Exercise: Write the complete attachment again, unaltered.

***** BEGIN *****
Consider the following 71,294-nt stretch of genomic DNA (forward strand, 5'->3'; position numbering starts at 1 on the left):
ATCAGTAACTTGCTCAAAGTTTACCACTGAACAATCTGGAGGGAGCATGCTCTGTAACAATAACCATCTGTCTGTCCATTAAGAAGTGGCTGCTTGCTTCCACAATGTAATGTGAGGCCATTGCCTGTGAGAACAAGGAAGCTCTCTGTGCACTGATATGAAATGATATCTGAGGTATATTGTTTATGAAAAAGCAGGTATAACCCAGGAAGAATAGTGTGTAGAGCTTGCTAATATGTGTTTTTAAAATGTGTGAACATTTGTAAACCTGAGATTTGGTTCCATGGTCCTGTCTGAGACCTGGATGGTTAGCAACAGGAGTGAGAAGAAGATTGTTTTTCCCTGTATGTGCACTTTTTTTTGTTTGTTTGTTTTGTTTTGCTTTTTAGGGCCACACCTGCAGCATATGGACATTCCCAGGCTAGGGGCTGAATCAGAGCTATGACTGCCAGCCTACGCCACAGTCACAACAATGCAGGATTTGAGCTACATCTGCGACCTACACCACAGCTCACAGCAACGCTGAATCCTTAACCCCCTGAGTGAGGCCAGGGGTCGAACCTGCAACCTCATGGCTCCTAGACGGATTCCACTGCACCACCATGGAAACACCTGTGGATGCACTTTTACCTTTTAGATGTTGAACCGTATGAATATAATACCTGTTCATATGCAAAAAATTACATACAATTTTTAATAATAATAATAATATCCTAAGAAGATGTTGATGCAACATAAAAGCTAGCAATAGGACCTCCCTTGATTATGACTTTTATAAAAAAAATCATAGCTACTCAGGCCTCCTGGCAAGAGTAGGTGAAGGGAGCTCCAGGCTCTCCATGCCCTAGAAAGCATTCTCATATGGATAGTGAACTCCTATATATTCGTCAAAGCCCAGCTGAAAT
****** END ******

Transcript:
Consider the following 71,294-nt stretch of genomic DNA (forward strand, 5'->3'; position numbering starts at 1 on the left):
ATCAGTAACTTGCTCAAAGTTTACCACTGAACAATCTGGAGGGAGCATGCTCTGTAACAATAACCATCTGTCTGTCCATTAAGAAGTGGCTGCTTGCTTCCACAATGTAATGTGAGGCCATTGCCTGTGAGAACAAGGAAGCTCTCTGTGCACTGATATGAAATGATATCTGAGGTATATTGTTTATGAAAAAGCAGGTATAACCCAGGAAGAATAGTGTGTAGAGCTTGCTAATATGTGTTTTTAAAATGTGTGAACATTTGTAAACCTGAGATTTGGTTCCATGGTCCTGTCTGAGACCTGGATGGTTAGCAACAGGAGTGAGAAGAAGATTGTTTTTCCCTGTATGTGCACTTTTTTTTGTTTGTTTGTTTTGTTTTGCTTTTTAGGGCCACACCTGCAGCATATGGACATTCCCAGGCTAGGGGCTGAATCAGAGCTATGACTGCCAGCCTACGCCACAGTCACAACAATGCAGGATTTGAGCTACATCTGCGACCTACACCACAGCTCACAGCAACGCTGAATCCTTAACCCCCTGAGTGAGGCCAGGGGTCGAACCTGCAACCTCATGGCTCCTAGACGGATTCCACTGCACCACCATGGAAACACCTGTGGATGCACTTTTACCTTTTAGATGTTGAACCGTATGAATATAATACCTGTTCATATGCAAAAAATTACATACAATTTTTAATAATAATAATAATATCCTAAGAAGATGTTGATGCAACATAAAAGCTAGCAATAGGACCTCCCTTGATTATGACTTTTATAAAAAAAATCATAGCTACTCAGGCCTCCTGGCAAGAGTAGGTGAAGGGAGCTCCAGGCTCTCCATGCCCTAGAAAGCATTCTCATATGGATAGTGAACTCCTATATATTCGTCAAAGCCCAGCTGAAAT